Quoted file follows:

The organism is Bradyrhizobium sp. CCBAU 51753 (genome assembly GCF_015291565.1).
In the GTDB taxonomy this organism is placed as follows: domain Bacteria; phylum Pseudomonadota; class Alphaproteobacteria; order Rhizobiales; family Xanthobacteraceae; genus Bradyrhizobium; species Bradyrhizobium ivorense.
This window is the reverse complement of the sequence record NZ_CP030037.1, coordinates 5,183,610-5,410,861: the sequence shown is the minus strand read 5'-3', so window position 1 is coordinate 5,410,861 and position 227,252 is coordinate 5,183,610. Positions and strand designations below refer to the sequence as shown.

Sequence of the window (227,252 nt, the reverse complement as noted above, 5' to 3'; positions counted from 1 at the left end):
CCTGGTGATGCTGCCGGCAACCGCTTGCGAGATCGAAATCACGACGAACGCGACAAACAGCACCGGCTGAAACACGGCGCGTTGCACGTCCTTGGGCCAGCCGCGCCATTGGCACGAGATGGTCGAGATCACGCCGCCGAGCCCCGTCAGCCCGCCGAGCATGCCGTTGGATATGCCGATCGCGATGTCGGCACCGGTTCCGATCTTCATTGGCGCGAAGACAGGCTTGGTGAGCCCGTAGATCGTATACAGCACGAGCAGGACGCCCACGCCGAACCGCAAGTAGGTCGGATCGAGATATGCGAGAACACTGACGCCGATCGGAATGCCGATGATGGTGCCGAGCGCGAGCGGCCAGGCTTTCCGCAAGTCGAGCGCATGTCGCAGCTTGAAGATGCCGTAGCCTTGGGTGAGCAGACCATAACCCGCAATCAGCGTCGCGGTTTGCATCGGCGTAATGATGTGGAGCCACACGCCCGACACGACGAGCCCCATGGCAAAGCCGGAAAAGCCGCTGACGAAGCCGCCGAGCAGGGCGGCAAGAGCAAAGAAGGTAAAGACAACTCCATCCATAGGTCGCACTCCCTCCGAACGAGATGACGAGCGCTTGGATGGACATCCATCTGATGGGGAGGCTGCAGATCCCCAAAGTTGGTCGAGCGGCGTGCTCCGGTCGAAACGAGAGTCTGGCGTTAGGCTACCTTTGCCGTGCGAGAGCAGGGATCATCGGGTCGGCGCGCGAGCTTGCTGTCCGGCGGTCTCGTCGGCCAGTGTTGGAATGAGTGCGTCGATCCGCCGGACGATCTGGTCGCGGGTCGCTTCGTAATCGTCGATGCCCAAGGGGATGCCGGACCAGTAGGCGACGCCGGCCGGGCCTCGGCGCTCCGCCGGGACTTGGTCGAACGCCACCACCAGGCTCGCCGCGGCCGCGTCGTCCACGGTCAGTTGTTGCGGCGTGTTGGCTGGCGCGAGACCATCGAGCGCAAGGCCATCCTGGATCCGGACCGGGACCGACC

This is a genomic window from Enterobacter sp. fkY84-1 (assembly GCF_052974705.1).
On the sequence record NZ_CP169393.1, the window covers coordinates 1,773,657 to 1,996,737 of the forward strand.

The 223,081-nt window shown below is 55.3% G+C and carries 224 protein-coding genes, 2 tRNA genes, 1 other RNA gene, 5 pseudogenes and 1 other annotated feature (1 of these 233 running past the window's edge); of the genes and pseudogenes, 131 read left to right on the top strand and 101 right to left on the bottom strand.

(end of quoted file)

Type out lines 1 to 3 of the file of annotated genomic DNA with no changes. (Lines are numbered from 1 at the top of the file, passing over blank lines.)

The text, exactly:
The organism is Bradyrhizobium sp. CCBAU 51753 (genome assembly GCF_015291565.1).
In the GTDB taxonomy this organism is placed as follows: domain Bacteria; phylum Pseudomonadota; class Alphaproteobacteria; order Rhizobiales; family Xanthobacteraceae; genus Bradyrhizobium; species Bradyrhizobium ivorense.
This window is the reverse complement of the sequence record NZ_CP030037.1, coordinates 5,183,610-5,410,861: the sequence shown is the minus strand read 5'-3', so window position 1 is coordinate 5,410,861 and position 227,252 is coordinate 5,183,610. Positions and strand designations below refer to the sequence as shown.